8 Famous Phrases
You’ve Been Using Wrongly
By Eldrin Veloso
A lot of people seem to think that replying with quip in the form of a famous quote or posting an evocative literary phrase on Facebook projects intelligence and depth. While we fully support holding the learned and well-read in high regard, we must also discern when a person is just mouthing off what he/she heard to sound smart.
So here’s a handy list of famous lines that people often get wrong either in iteration or meaning. Either by misquotation, lack of research or misunderstanding the author’s intent, it happens all the same. So let’s cue the silent, deriding laughter when we catch people using it incorrectly. Hey, smart-shaming needs a dire counter!
Common use: As a caution for being nosy.
Real use: The whole phrase is, “Curiosity killed the cat, but satisfaction brought it back.” It can be seen on a 1912 issue of The Titusville Herald. The original intent of the proverb means it can be dangerous to poke your nose around, but it is worth the risk when you’re rewarded with the truth.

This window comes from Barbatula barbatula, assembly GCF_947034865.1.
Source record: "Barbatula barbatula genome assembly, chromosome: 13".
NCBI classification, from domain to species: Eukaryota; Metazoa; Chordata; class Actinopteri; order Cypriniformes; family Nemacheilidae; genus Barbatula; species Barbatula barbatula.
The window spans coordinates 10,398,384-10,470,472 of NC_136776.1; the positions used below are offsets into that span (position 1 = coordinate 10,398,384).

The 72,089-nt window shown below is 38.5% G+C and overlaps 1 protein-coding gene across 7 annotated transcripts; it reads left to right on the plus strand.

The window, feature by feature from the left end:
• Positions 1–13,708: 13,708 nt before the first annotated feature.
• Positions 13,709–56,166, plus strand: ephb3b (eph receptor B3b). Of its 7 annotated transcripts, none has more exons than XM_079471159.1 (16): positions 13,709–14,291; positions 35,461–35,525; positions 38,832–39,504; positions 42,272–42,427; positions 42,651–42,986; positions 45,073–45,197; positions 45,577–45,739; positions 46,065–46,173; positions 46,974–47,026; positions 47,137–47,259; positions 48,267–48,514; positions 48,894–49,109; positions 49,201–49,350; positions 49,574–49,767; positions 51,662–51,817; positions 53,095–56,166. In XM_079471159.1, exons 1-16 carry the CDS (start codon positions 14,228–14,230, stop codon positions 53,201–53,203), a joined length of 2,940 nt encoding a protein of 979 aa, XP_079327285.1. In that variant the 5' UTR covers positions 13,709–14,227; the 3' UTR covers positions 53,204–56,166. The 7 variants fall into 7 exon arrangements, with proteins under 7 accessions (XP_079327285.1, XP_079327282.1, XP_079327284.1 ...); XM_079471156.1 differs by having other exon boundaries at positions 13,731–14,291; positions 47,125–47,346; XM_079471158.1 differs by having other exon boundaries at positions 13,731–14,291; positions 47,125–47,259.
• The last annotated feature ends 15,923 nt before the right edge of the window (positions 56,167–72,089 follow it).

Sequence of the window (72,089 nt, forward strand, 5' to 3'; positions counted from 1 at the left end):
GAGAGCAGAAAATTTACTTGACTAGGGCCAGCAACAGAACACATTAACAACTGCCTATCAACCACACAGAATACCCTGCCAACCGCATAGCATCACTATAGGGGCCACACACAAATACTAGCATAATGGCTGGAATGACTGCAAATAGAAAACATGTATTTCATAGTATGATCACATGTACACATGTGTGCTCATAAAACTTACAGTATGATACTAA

Common use: To school people who don’t want to focus on an expertise and just have superficial knowledge of various areas.
Real use: The full phrase of the couplet is, “Jack of all trades, master of none, though oftentimes better than master of one.” While it may be good to be an expert at one thing, it is sometimes better to have bits of knowledge of different topics.
Common use: Motivational excuse for workaholics.
Real use: This phrase is said to have come from Isaiah 48:22, “There is no peace,” says the Lord, “for the wicked.” And if you read the entire chapter, you’ll learn that when we talk about ‘wicked’ here, it’s not a hard worker aiming to be successful. And when we talk about ‘rest’ here, it’s not a power nap. It is almost our civic duty to clear that up every time the phrase is used incorrectly.
Common use: To pay each other a compliment when they think of the same thing at the same time.
Real use: The full proverb goes like this: “Great minds think alike, but fools rarely differ.” It doesn’t mean that when two minds think of the same thing, they’re great. You’ve been warned.